Oil plays an essential role in almost everything that touches our everyday lives. From the food we eat to the means by which we transport ourselves, our goods, and our services, to what we grow, build, have, own, need, and do, oil is almost always an important element. But the painful truth now and soon is that the ready supply of oil and gas that we almost always take for granted is on its way to becoming not-so-ready—recent production increases notwithstanding.

What happens when there’s not enough to meet all of our demands, to say nothing of those of every other nation—including the many countries seeking more growth and prosperity? What sacrifices will we be called upon to make? Which products will no longer be as readily available? Which services? Who decides? What will be decided? Who delivers that message to the designers and producers and shippers and end users? What’s their Plan B? And how will we respond when decisions are taken out of our hands? Where exactly will the dominoes tumble?

There is nothing on the horizon that will work as an adequate substitute for the efficiencies and low cost and ease of accessibility that oil has provided us. We simply do not have the means to make that happen—not the technological capabilities, not the personnel, not the industries, not the leadership … yet. Clearly, we do not have enough time to do it all with effortless ease and minimal disruptions.

Piecemeal approaches that address some small aspect of need for some short period of time in some limited geographical area for just a few consumers is in the end a monumental waste of limited resources, time, and effort. We can’t wait until we’re up to our eyeballs in Peak Oil’s impact to start figuring out what to do. We’re too close as it is. We’re going to have to be much better, much wiser, and much more focused. **

Here’s the latest contribution to my Peak Oil’s Impact series—observations and commentary on how Peak Oil’s influence will be felt in little, never-give-it-thought, day-to-day aspects of the conventional crude oil-based Life As We’ve Known It. Changes in all that we do, use, own, make, transport, etc., etc., are inevitable. A little food for thought…

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No, Not The Ideal Role Model


As I’ve mentioned on many occasions, I’m not the poster child for Peak Oil advocacy. My family enjoys a fairly well-to-do lifestyle which easily-accessible and affordable crude oil has helped make possible. I’m well-aware that this lifestyle will not be immune to the effects of declining production rates and supply of crude oil.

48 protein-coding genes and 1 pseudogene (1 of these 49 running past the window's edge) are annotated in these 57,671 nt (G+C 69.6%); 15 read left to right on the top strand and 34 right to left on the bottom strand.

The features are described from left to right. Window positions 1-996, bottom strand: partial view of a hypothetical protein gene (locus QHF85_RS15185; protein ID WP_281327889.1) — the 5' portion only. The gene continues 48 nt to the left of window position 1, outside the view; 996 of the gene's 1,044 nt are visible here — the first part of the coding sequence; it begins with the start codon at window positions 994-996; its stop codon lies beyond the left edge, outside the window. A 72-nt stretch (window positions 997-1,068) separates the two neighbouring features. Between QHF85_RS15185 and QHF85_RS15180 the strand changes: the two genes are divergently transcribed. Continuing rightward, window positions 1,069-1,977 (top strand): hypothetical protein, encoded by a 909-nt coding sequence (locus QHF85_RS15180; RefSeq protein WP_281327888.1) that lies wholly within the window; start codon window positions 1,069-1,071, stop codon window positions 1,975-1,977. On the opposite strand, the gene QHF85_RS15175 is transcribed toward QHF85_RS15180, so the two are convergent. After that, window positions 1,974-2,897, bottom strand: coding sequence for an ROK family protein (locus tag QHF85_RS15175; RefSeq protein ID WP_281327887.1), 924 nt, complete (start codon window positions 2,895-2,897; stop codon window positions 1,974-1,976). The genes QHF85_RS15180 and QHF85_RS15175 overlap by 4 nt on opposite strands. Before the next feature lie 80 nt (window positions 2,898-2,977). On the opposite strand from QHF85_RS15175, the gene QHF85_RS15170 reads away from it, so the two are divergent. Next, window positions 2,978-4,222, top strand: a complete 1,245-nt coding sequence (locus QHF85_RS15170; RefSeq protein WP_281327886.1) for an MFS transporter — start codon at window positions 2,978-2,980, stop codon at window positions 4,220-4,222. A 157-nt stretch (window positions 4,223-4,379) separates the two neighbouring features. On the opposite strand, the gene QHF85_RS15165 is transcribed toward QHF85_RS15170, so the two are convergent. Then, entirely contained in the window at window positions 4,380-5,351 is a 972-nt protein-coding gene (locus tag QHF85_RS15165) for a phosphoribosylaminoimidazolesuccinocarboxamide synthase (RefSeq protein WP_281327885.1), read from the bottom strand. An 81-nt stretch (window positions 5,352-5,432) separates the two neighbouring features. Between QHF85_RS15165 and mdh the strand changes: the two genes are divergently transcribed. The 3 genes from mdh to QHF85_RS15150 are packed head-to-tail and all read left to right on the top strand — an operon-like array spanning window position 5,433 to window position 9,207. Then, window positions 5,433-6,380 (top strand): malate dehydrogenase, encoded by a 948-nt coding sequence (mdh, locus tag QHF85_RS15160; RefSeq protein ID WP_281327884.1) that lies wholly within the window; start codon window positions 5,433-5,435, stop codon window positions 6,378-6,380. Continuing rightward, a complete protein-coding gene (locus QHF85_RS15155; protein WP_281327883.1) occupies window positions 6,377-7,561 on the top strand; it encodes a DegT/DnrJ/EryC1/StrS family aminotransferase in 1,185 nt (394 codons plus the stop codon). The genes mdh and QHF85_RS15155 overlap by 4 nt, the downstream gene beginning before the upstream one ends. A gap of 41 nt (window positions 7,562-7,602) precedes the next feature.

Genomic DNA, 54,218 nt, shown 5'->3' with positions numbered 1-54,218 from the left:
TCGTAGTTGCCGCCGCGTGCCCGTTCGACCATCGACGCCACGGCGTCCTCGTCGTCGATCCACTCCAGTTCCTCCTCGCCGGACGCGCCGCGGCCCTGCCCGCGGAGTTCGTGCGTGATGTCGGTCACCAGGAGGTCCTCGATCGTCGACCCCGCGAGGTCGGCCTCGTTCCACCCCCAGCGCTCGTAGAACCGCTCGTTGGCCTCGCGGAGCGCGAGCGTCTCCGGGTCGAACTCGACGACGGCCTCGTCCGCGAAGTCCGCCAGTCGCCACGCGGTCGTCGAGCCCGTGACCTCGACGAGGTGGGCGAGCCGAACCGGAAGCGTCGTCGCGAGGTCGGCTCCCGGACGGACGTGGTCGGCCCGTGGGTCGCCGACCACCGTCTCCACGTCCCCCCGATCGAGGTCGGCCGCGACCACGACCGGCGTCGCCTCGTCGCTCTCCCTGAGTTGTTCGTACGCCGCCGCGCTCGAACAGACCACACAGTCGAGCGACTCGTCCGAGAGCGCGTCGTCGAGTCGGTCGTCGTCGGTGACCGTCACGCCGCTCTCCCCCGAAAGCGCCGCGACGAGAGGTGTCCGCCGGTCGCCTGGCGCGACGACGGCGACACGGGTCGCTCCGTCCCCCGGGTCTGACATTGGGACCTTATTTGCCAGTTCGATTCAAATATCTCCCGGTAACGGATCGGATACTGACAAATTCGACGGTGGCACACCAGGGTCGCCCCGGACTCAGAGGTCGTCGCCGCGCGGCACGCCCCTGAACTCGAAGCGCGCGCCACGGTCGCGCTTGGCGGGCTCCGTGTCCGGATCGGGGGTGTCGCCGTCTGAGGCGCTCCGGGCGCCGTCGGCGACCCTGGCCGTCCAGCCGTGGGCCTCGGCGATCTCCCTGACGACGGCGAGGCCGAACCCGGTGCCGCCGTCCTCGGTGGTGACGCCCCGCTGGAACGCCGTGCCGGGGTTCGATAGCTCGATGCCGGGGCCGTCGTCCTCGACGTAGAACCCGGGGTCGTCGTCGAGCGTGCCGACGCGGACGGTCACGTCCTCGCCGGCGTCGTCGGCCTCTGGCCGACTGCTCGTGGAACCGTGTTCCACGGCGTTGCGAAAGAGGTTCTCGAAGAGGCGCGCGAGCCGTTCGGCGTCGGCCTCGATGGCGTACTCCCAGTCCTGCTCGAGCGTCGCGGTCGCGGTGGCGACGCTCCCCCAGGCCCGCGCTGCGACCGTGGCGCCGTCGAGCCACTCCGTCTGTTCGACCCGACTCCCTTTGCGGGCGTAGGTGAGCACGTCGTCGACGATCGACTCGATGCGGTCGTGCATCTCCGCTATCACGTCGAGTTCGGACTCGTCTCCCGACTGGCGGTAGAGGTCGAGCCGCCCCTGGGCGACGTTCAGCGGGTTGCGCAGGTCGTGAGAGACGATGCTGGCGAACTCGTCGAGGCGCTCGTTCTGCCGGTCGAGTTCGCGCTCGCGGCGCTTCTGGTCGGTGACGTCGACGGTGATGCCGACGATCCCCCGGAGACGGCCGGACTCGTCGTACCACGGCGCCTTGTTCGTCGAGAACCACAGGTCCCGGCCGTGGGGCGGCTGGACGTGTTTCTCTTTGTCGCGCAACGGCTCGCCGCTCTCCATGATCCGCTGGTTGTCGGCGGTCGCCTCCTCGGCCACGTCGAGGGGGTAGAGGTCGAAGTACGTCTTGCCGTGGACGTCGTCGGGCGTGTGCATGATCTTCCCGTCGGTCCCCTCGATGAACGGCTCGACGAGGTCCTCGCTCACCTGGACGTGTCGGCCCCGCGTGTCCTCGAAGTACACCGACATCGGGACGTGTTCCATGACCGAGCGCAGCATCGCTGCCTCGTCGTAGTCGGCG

We have three children. Our son is currently in the U.S. Army; one daughter has moved back with us for a few months after her college graduation, and our other daughter has just completed her studies at college in New York and will be attending grad school in the fall.

We purchased a used car for my wife’s son several years ago, and then eventually shipped it to where he is stationed in the mid-Atlantic region. We also bought a new, smaller car to be shared by our daughters. College life enabled them to each use it (we keep it here at home) without too many scheduling conflicts. I drive a Japanese-brand SUV. My wife owns a very nice German-made sedan.

Like everyone else, we’re all too aware of rising gas prices and their effect on travel plans and daily living. As a rule, I try to condense errands and assorted trips to one day a week. In better weather, I walk and/or bike, although living at the top of an incredibly steep and long hill places limitations on what I can reasonably manage. My wife’s office is two blocks away from the bottom of our street, but carrying files and two computers back and forth to the office on foot/bike is out of the question. Our summer home is about 50 miles away, and we travel back and forth there a lot between April-November … usually in both cars.


Some Numbers Worth Considering


The U.S. Energy Information Administration informs us that about 19 gallons of gasoline are refined from one barrel (42 gallon capacity) of crude oil. Depending on who to believe and how to define it, to “make” a single automobile requires anywhere from 3 to more than 40 barrels of crude oil. [See this and this, for example. The first link suggests that the 3.3 barrel figure used “only includes the energy to make and assemble the car.”]

The Worldometers website reports that in 2012, over 60 million cars passenger cars (including SUVs) were expected to be produced. According to their stats, cars/SUVs make up just about thee-quarters of vehicle production each year. More than 165,000 of them are made every day.

Last month, Tanya Snyder confirmed the 2012 production total at 66.7 million. Add in light trucks and the 2012 figure exceeds 81 million, with more than 83 million expected this year. So while the U.S. autos per person and average vehicle miles traveled figures are on the decline, worldwide those numbers are on the increase, with no sign of slowdowns.

Back in the summer of 2011, the Huffington Post indicated that in 2010, the number of cars on the world’s roads had passed the one billion mark. Citing a different report, that same article indicated that by 2050, more than 2.5 billion cars are expected on those same roads.

No comments for the moment. I’ll just leave you all to ponder those statistics. I’ll have some more observations in the second part of this discussion next week.

~ My Photo: oldie but goodie gas-guzzling SUV we owned a few years ago


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** Opening paragraphs adapted from prior posts: